Dual Class Share Structure Origins
Prior to the rise of Silicon Valley tech startups, dual class structures were largely confined to media companies. Generally, these companies viewed a dual class structure as a necessity to maintain journalistic integrity. More recent dual class share companies, such as technology and social media companies, established and maintained these structures so that founders, whose visions are seen as integral to the company’s success, could maintain control.
The Institutional Investor Viewpoint
Many institutional shareholders disapprove of dual class shares, preferring one-vote one-share structures. The Council of Institutional Investors (CII), for example, opposes such structures, while recognizing the value of the protection they offer for a certain period after an IPO. As the CII says: “CII has pressed dual-class IPO companies to include reasonable time-based “sunset” provisions in their charters.” It views a sunset provision of seven or fewer years as acceptable.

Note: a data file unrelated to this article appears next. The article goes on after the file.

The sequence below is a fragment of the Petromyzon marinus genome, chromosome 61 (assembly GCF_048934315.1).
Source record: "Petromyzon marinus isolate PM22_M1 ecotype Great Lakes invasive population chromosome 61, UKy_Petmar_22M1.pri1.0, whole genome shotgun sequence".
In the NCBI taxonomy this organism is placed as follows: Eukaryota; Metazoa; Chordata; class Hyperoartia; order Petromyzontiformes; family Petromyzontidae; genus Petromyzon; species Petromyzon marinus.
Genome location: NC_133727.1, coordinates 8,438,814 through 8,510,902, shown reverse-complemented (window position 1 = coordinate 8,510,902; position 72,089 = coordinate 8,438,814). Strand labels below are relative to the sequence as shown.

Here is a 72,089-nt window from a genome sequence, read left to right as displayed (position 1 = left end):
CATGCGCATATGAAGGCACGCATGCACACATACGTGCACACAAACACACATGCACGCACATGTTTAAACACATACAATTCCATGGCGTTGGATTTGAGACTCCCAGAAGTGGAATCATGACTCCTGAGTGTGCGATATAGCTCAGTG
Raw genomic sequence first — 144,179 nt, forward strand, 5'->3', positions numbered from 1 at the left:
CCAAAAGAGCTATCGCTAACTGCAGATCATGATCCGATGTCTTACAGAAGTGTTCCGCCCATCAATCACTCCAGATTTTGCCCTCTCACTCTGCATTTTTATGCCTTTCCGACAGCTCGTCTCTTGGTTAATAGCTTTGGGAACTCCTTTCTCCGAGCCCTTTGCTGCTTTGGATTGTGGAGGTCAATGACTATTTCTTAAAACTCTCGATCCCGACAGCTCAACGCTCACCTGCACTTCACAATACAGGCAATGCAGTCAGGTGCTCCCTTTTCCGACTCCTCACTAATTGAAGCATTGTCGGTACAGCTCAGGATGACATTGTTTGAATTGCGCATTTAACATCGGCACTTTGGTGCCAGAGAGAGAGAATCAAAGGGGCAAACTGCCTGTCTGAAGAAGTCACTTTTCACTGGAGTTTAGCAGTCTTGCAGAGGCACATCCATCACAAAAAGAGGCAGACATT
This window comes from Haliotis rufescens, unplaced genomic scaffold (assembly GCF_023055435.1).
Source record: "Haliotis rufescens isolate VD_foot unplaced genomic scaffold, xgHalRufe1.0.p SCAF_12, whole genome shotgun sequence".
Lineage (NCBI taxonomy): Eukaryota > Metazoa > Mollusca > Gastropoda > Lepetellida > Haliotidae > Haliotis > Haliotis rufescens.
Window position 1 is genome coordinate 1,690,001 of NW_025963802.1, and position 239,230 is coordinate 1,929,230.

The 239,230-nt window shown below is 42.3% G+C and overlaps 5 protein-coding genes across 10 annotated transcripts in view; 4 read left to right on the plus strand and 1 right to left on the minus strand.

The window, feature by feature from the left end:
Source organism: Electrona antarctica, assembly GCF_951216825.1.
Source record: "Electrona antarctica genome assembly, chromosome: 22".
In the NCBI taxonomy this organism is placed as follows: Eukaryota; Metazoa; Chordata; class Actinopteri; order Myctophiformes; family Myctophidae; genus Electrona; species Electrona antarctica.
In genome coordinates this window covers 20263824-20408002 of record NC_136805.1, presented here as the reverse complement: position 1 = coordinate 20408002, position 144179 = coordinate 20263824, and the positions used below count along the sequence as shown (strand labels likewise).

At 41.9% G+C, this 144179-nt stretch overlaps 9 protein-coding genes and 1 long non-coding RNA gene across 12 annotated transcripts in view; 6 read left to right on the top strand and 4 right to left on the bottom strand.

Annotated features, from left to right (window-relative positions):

The CII is also part of the Investor Coalition for Equal Votes, which was launched in June this year by the UK pension fund Railpen and U.S. pension funds the Minnesota State Board of Investment, New York City Comptroller’s Office, New York State Common Retirement Fund, Ohio Public Employees Retirement System and the Washington State Investment Board. The Coalition seeks to engage with pre-IPO firms to encourage them to adopt the kind of robust sunset provisions called for by the CII. By contrast, over the last few years, the UK, Singapore, Spain, Italy and Hong Kong have all adopted regulations that made it easier for companies to adopt a dual-class structure.
By: Paul Hodgson, Senior Editor, ISS Corporate Solutions